Our results showed that 24 hours of TSD impaired retrieval of memory in the passive avoidance test. Signaling pathways underlying the deficit in LTP have been investigated by some researchers. For example, the expression of BDNF and its downstream targets (Synapsin I, cAMP response-element-binding, CREB, and calcium–calmodulin-dependent protein kinase II, CAMKII) reduced in the hippocampus following 8 and 48 h of sleep deprivation [12]. In addition, the role of a compensatory increase in cAMP signaling [42] and reduction of extracellular adenosine [43] in preventing LTP deficit following sleep deprivation have been reported. Maintaining CREB at its beneficial level might be a possible mechanism for the observed tendency, as a study showed that hydro-alcoholic leaf extract of Terminalia cattapa, which also contains PG, regulates BDNF and CREB levels [44].

Sleep deprivation promotes the production of pro-inflammatory proteins both in humans and rodents [45, 46]. The anti-inflammatory effects of PG have been reported in rats [41] and its neuroprotective effect on glutamate-induced oxidative stress has been reported in the mouse hippocampal cell line, HT22 [47]. It has also been reported that PG can inhibit lipopolysaccharide-induced inflammation in certain types of macrophages [40] and anti-inflammatory property of PG works against memory deficit via the prevention of neuroinflammation [48]. Furthermore, it has been reported that PG inhibited the expression of NF-κB and the inflammatory proteins, expression of which is mediated by NF-κB in mice, resulting in the reduced expression level of TNF-α, IL-1β, iNOS, Cox-2, ROS, and NO in the brain [48]. Hence, another possibility that must be considered is the antioxidant and anti-inflammatory properties of PG.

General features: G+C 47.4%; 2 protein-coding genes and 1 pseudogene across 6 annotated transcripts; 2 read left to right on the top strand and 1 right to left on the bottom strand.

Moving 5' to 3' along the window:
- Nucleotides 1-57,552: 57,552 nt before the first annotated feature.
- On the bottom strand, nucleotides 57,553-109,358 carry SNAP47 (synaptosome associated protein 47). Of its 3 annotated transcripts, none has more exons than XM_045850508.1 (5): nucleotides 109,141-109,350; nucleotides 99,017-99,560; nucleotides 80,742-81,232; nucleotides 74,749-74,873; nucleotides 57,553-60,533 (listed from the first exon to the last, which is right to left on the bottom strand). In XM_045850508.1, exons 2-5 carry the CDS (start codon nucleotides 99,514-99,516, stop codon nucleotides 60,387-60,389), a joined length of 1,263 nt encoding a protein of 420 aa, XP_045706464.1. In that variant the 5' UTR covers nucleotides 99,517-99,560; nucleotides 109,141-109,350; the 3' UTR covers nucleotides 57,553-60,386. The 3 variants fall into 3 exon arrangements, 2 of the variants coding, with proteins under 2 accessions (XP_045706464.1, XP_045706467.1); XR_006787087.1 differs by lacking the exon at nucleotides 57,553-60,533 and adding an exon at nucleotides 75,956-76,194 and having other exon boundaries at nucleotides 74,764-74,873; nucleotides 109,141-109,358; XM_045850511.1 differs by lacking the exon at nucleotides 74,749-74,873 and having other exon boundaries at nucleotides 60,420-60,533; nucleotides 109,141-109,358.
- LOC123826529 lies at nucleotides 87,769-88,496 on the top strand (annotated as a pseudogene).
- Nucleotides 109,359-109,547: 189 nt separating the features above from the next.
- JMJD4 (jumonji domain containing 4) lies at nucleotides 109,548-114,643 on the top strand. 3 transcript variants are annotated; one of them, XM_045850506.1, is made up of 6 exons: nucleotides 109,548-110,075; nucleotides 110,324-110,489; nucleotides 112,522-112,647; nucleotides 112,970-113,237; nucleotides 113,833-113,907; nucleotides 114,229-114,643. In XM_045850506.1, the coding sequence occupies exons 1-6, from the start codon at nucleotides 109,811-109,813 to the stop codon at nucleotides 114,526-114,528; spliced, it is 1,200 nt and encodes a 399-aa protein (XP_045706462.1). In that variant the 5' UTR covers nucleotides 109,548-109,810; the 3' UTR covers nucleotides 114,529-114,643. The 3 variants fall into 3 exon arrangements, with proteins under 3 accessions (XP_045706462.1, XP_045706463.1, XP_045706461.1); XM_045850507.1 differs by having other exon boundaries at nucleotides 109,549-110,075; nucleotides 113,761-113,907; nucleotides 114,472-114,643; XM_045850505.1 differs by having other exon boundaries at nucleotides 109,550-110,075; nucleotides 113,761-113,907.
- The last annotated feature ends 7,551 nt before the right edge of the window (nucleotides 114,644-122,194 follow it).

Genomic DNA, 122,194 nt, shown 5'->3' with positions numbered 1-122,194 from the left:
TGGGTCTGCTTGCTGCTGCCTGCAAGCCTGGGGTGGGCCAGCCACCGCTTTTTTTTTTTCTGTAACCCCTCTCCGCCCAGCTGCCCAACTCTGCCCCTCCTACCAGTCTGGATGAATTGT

It has been shown that sleep stages and its pattern vary in different animals, which is a point for consideration while the results are interpreted [49]. For example, other studies are reporting that sleep deprivation, for 96 hours, did not induce necrotic or apoptotic cell loss in rat’s brain [50]. Another study that measured antioxidant and oxidant markers in the hippocampus reported short- and long-term memory impairment after 72 hours of sleep deprivation, but found no significant differences in the markers compared to the control group [51]. Also, another study reported no significant rise in oxidative stress in 24-hour sleep-deprived rats [52].

5. Conclusions